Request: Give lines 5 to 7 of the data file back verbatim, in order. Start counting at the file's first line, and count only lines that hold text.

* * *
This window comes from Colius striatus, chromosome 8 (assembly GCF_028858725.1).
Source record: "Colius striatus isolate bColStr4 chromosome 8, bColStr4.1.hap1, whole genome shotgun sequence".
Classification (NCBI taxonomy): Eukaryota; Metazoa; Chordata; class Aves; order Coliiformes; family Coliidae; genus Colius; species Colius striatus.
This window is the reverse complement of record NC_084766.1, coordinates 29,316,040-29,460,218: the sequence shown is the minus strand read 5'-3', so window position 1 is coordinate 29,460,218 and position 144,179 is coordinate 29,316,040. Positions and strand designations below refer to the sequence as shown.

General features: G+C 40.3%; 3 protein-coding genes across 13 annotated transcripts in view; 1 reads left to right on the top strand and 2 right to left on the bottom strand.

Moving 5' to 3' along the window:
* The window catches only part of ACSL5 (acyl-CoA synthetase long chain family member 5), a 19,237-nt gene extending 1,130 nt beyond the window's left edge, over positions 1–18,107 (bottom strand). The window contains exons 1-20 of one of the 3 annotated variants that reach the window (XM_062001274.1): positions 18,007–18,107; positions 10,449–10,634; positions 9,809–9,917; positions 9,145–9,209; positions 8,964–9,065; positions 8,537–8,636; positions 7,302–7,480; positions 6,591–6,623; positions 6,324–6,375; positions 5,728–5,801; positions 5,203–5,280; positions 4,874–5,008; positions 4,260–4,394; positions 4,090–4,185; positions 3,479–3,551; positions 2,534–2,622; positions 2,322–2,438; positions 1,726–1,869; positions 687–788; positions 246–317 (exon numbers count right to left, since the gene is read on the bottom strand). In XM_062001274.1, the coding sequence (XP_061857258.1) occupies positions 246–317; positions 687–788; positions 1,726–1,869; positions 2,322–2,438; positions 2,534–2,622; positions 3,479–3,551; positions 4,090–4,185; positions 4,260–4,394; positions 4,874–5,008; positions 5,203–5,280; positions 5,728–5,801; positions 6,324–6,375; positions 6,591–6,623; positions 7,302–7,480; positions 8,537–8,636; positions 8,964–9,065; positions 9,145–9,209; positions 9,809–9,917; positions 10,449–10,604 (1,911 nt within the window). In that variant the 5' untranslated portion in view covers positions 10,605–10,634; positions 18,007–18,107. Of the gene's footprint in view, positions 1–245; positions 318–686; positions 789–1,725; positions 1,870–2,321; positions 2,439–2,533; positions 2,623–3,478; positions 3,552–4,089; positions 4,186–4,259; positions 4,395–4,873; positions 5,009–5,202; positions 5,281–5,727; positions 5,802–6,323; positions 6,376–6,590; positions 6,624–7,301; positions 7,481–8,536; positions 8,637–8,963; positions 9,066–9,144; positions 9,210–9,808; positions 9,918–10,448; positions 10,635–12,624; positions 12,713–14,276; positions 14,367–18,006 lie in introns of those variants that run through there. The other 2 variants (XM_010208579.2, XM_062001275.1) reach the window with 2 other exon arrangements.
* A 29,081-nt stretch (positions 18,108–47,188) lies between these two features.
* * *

General features: G+C 40.3%; 3 protein-coding genes across 13 annotated transcripts in view; 1 reads left to right on the top strand and 2 right to left on the bottom strand.

Moving 5' to 3' along the window:
* The window catches only part of ACSL5 (acyl-CoA synthetase long chain family member 5), a 19,237-nt gene extending 1,130 nt beyond the window's left edge, over positions 1–18,107 (bottom strand). The window contains exons 1-20 of one of the 3 annotated variants that reach the window (XM_062001274.1): positions 18,007–18,107; positions 10,449–10,634; positions 9,809–9,917; positions 9,145–9,209; positions 8,964–9,065; positions 8,537–8,636; positions 7,302–7,480; positions 6,591–6,623; positions 6,324–6,375; positions 5,728–5,801; positions 5,203–5,280; positions 4,874–5,008; positions 4,260–4,394; positions 4,090–4,185; positions 3,479–3,551; positions 2,534–2,622; positions 2,322–2,438; positions 1,726–1,869; positions 687–788; positions 246–317 (exon numbers count right to left, since the gene is read on the bottom strand). In XM_062001274.1, the coding sequence (XP_061857258.1) occupies positions 246–317; positions 687–788; positions 1,726–1,869; positions 2,322–2,438; positions 2,534–2,622; positions 3,479–3,551; positions 4,090–4,185; positions 4,260–4,394; positions 4,874–5,008; positions 5,203–5,280; positions 5,728–5,801; positions 6,324–6,375; positions 6,591–6,623; positions 7,302–7,480; positions 8,537–8,636; positions 8,964–9,065; positions 9,145–9,209; positions 9,809–9,917; positions 10,449–10,604 (1,911 nt within the window). In that variant the 5' untranslated portion in view covers positions 10,605–10,634; positions 18,007–18,107. Of the gene's footprint in view, positions 1–245; positions 318–686; positions 789–1,725; positions 1,870–2,321; positions 2,439–2,533; positions 2,623–3,478; positions 3,552–4,089; positions 4,186–4,259; positions 4,395–4,873; positions 5,009–5,202; positions 5,281–5,727; positions 5,802–6,323; positions 6,376–6,590; positions 6,624–7,301; positions 7,481–8,536; positions 8,637–8,963; positions 9,066–9,144; positions 9,210–9,808; positions 9,918–10,448; positions 10,635–12,624; positions 12,713–14,276; positions 14,367–18,006 lie in introns of those variants that run through there. The other 2 variants (XM_010208579.2, XM_062001275.1) reach the window with 2 other exon arrangements.